Arthur smiled a toothless grin.
Josh relaxed. There was nothing wrong. The options had taken. Their child was perfect. They’d never have to worry about his health or misbehavior. They’d never experience anxiety over disobedience or sickness. No, Arthur was perfect. No doubt about it.
– – – – –
“Hurry. It’s Arthur.”
That’s all Talia would say. He could hear screaming in the background, but couldn’t see anything. Why wasn’t she going to the hospital if it was that serious? Why did she insist that he come home and not meet her at the doctors?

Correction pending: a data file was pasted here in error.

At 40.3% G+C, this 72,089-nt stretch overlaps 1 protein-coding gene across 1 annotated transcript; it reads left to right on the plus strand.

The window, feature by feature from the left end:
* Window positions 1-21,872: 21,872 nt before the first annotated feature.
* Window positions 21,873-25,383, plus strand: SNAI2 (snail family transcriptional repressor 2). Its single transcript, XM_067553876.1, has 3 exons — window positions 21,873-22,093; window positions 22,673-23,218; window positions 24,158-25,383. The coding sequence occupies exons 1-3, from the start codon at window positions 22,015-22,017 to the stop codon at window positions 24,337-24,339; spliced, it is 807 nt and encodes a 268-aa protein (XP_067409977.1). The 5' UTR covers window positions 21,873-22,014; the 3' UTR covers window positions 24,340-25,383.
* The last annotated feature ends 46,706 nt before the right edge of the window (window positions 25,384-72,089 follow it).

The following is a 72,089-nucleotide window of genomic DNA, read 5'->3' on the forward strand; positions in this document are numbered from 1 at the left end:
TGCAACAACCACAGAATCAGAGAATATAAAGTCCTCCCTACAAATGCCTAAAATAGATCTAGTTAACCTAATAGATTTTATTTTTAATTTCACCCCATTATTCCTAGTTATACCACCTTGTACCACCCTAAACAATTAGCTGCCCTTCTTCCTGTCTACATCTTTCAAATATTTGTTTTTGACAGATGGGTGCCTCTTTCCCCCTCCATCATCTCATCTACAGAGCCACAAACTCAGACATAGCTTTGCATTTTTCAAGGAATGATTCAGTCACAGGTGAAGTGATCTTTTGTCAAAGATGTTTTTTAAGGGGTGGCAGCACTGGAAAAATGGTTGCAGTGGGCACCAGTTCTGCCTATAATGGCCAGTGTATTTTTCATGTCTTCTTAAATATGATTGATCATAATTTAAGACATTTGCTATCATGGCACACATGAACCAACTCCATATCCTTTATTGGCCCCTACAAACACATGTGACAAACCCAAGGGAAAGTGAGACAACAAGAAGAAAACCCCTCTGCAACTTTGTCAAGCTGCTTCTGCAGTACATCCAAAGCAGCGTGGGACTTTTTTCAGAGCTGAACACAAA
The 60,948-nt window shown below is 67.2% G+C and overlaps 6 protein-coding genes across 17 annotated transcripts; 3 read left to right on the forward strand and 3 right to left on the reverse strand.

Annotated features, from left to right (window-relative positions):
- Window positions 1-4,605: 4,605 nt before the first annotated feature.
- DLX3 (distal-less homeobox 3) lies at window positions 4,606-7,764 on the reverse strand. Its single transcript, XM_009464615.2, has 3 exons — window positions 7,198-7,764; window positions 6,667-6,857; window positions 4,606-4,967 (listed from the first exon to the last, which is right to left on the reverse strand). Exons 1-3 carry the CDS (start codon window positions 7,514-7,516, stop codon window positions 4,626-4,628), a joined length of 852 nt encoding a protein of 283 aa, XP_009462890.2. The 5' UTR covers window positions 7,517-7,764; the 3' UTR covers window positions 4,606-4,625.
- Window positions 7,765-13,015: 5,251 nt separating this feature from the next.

Josh checked the speedometer again. Twenty-five over.
They never showed this part in movies. The waiting. They always cut away.
Should he call someone? No. What would he say? He didn’t know what was going on. Why didn’t Talia tell him what was happening? She was his wife; she should answer him when he asked questions!
No, it’s not her fault. She’s stressed and not rational. How often had they ever heard Arthur cry? She was probably beside herself in fear. And who could blame her?
No, he shouldn’t take out his anger – no, his fear – on her.
Still too long until home. Too long.
– – – – –
Red everywhere. Chunky thick glops of it, all over the floor. Arthur lay in the middle of it, sobbing. Broken glass just over there – he wasn’t in the middle of it, thankfully. It smelled too sweet in the house.
Talia sobbed with him. Her perfect baby! What was wrong? What had happened to him? Why was he doing this?